It seems as if this lesson though, without being enunciated as a policy, might be gaining purchase. We can no longer police the region of the Middle East while at the same time being criticized by the beneficiaries of that unending patrol. For instance, after twenty-one Egyptian Christians were symbolically beheaded on the Mediterranean shore facing Rome (either old Rome or “new Rome” of Constantinople), another 45 burned alive, Egypt started bombing Libya. Jordan and the U.A.E. are bombing Syria. Europe is now reexamining its own security and reconsidering criticism of the intelligence troves we have supplied them through NSA phone intercepts.
All in all, sixty countries are now contemplating their own positions and policies regarding terrorism and radicalization. It seems nothing so much as concentrates an autocratic despot as his impending demise at the hands of a murderous mob.
It is just this simple — a ballot box will never resolve radical extremism without first being preceded by a lunch box. We can never expect a mishmash of 7th century theology to be superimposed on the realities of the 21st century and translate into anything other than unfocused anger. It is this anger, unfettered by law or cultural ostracism, that finds its most productive channel in conspiracy theory atrocity barbarism.
There are successful models of this type of delayed democratization transformation — Singapore, Taiwan, South Korea, Malaysia — of setting in place the necessary structures for economic success before subjecting the transitioning government to the ballot box. It isn’t neat. It isn’t 30-second sound bite friendly. It isn’t quick. It does make us face an uncomfortable reality. Before we dismantle a country’s social structure — no matter how offensive it is to our traditional sensibilities — a compatible social structure must be in place to regulate and eventually modify behavior.
Why is this important? This issue will be the central focus of the 2016 Presidential campaign. Hillary is uniquely qualified to understand the inherent weaknesses of the old neo-con dogma. Let’s hope she has the opportunity and strength to bring that much-needed learning to the world.
Take the conversation in any direction you might like.
Recently, I saw a post about Hillary’s potential 2016 campaign that got me thinking about what’s ahead for her as she starts ramping up for her run. The Republicans she will run against are a freaking joke…none of them have a shot. What she will have to deal with is, once again, the rampant misogyny of the media. Thanks in part to the outraged voices of feminists in 2008, and the various organizations that grew out of that outrage (the Women’s Media Center being one), the misogyny is more hidden today. (I doubt Chris Matthews will be given the same leeway this time around…) But that doesn’t mean it won’t exist.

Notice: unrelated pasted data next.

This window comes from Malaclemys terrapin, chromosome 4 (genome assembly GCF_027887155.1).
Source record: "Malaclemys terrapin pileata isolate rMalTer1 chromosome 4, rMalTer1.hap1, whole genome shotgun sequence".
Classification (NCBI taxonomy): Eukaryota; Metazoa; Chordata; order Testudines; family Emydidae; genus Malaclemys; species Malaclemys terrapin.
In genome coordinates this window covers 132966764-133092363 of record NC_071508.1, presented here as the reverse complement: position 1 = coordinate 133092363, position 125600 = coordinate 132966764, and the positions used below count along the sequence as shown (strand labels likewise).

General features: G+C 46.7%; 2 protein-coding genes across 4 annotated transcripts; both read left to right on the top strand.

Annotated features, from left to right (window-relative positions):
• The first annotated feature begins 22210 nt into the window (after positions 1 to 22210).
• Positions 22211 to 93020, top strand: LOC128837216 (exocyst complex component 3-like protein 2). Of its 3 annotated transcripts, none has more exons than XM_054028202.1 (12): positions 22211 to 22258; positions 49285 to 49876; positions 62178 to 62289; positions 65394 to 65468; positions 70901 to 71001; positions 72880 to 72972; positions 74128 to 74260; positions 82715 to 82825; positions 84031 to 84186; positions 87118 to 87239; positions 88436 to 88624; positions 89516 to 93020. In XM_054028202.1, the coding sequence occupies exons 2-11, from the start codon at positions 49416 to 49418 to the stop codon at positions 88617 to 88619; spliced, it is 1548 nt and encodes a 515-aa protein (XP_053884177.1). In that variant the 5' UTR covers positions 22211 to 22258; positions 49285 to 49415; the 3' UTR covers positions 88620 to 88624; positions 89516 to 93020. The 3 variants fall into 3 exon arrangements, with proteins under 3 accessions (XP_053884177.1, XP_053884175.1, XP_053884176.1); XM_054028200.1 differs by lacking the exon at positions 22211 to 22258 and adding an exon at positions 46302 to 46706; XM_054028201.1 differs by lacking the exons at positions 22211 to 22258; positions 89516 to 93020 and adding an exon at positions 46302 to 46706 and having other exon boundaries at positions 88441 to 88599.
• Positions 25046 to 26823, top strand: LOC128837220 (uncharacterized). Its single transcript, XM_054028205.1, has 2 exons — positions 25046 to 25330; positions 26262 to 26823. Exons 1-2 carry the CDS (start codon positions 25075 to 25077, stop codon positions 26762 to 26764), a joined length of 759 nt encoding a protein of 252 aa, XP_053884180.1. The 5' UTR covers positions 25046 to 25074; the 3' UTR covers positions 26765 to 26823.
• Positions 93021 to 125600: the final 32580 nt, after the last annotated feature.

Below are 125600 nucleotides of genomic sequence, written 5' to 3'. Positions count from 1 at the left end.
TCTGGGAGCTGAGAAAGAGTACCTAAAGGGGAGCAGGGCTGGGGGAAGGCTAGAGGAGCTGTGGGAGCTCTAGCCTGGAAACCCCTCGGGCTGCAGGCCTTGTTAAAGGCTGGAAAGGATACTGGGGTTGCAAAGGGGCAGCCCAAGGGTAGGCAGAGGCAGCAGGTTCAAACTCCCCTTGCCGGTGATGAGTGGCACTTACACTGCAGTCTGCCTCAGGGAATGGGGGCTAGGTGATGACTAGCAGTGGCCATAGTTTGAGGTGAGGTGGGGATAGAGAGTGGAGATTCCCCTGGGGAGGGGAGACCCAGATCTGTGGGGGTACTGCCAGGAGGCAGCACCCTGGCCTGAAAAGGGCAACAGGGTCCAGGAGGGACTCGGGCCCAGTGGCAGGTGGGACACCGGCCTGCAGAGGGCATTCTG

If I were someone who were sufficiently connected to give advice to the woman who, barring unforeseen circumstances, is poised to be our first female President, I think it would be something like this: Embrace who you are. Everyone is going to tell you that you failed in 2008 because you weren’t a compelling candidate, your campaign sucked, blah blah blah. For example:
And Clinton looked ungracious, at best, when former president Bill Clinton compared Obama’s South Carolina primary victory to that of Jesse Jackson, the African-American candidate who won the state in the 1980s….
This, to me, is misogynistic cr*p. You looked ungracious when your husband, known for many years as the “first Black President,” said something the media pretended was r*cist? But no one thought Obama was ungracious when he himself…well, did anything! Brushed you off his shoulder, asked women journalists whether they wanted a kiss…etc. etc.
Can you improve your campaign tactics? Sure, absolutely. But should you try to become more “likeable” (whatever that means) or change your image? No! Just be yourself, and play to your strengths. Like this:
Since she left the State Department, Clinton has spoken on all kinds of issues, from clean cook stoves to data collection to endangered elephants. But McIntosh says there’s an underlying theme that’s the right one for 2016: “There’s not a public speech that goes by … where she doesn’t talk about how we move forward by improving the lives of women and families. She should keep talking about that,” McIntosh says.
In my mind, you should go after women’s (and men’s) votes by being the woman you are, and always have been: the one who, in 1995, dared to go to China and say “Women’s rights are human rights.” Never run from that, no matter how the media might slam you for it.